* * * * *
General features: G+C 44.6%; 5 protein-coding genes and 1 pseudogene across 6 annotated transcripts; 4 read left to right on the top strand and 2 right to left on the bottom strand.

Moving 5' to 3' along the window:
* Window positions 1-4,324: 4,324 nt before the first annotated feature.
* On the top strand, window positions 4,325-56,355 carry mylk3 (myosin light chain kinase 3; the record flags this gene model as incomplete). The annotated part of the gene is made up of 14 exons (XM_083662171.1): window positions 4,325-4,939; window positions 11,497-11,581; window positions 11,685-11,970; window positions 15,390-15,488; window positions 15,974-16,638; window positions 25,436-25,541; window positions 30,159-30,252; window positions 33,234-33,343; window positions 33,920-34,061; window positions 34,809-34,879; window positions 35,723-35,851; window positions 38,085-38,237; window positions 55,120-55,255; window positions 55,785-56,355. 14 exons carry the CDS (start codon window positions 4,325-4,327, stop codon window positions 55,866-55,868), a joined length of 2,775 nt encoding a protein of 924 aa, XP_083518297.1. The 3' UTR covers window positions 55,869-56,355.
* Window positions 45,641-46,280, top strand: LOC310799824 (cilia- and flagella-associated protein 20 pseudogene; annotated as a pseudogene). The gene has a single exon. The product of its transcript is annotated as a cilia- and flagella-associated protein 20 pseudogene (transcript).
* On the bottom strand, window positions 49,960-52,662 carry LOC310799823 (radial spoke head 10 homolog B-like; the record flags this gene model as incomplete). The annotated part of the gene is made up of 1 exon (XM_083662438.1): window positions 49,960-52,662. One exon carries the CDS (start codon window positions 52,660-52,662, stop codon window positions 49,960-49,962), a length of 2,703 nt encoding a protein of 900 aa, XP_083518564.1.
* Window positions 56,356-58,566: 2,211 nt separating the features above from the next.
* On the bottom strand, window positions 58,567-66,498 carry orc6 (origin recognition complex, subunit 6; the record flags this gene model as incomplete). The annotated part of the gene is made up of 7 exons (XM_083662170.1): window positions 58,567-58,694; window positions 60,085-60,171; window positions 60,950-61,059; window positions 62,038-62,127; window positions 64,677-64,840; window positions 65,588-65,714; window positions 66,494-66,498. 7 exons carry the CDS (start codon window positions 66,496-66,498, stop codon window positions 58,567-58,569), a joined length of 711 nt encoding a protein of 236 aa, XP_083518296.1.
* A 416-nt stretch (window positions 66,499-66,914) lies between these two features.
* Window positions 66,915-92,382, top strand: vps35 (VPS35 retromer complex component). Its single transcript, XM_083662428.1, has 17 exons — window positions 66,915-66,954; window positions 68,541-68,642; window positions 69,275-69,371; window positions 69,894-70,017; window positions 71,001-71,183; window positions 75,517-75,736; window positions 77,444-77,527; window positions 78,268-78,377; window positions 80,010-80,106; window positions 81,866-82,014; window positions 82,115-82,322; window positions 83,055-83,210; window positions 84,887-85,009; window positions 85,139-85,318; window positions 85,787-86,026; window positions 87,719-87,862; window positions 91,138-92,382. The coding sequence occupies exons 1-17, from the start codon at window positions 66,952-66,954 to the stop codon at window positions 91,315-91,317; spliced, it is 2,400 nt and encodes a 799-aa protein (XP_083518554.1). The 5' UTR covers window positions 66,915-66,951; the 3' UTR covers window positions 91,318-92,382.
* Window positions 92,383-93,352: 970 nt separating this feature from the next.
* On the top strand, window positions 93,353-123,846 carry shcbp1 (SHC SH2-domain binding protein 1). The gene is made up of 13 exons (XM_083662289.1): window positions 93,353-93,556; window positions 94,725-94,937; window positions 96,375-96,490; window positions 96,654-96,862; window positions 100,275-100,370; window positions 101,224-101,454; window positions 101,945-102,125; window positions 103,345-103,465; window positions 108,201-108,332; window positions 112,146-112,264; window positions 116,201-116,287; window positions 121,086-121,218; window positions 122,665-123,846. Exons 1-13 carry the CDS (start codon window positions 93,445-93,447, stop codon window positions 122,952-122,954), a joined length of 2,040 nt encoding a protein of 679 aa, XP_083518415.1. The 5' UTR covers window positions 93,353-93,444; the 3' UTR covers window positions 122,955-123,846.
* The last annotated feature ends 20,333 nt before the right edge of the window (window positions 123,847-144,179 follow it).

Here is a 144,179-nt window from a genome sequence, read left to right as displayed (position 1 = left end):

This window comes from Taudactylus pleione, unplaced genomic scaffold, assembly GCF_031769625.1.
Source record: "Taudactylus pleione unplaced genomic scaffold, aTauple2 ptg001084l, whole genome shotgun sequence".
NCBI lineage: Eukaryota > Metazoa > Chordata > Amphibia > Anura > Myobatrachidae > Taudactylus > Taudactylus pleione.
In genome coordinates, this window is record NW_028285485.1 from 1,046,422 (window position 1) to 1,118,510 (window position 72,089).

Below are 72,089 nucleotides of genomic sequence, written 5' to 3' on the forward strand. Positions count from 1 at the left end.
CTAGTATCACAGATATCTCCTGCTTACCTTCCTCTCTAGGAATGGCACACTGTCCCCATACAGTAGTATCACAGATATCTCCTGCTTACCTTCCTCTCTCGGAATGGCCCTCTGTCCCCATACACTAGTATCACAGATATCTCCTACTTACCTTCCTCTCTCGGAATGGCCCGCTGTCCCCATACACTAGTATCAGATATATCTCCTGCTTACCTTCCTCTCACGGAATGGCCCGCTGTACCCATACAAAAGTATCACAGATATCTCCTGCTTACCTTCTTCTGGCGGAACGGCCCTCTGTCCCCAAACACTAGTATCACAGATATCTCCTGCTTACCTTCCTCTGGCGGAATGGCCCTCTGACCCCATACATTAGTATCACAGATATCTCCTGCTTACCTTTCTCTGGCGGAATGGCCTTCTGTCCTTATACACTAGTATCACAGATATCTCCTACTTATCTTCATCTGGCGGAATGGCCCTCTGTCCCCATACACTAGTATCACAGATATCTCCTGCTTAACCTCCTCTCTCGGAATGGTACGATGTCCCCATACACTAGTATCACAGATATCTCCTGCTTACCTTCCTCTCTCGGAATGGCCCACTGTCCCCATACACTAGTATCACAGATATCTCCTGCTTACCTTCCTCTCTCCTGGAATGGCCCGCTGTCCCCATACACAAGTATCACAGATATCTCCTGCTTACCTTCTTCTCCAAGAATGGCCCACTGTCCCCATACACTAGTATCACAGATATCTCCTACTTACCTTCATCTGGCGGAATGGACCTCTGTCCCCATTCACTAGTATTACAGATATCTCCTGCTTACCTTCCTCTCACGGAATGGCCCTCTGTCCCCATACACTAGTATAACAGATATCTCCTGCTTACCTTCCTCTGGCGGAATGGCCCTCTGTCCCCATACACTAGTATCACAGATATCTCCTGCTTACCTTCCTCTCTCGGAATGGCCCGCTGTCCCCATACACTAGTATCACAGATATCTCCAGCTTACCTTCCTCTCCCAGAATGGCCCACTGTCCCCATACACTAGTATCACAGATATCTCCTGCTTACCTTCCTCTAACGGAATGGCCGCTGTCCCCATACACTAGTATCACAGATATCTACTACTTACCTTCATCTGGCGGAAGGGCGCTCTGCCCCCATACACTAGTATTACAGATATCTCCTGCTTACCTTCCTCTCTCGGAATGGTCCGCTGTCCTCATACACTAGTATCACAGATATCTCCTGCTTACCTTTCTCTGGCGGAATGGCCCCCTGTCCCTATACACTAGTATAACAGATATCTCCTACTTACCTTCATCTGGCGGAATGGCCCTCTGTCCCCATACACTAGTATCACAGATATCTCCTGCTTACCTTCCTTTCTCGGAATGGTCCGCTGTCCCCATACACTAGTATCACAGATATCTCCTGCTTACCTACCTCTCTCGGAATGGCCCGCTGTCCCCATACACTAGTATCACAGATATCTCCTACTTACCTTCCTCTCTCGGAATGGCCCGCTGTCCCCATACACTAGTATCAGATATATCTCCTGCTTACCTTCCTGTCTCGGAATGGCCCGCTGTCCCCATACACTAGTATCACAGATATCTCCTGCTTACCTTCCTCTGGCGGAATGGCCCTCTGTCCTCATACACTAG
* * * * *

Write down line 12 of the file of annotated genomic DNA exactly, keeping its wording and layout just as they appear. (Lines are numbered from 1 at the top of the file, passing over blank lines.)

* On the top strand, window positions 93,353-123,846 carry shcbp1 (SHC SH2-domain binding protein 1). The gene is made up of 13 exons (XM_083662289.1): window positions 93,353-93,556; window positions 94,725-94,937; window positions 96,375-96,490; window positions 96,654-96,862; window positions 100,275-100,370; window positions 101,224-101,454; window positions 101,945-102,125; window positions 103,345-103,465; window positions 108,201-108,332; window positions 112,146-112,264; window positions 116,201-116,287; window positions 121,086-121,218; window positions 122,665-123,846. Exons 1-13 carry the CDS (start codon window positions 93,445-93,447, stop codon window positions 122,952-122,954), a joined length of 2,040 nt encoding a protein of 679 aa, XP_083518415.1. The 5' UTR covers window positions 93,353-93,444; the 3' UTR covers window positions 122,955-123,846.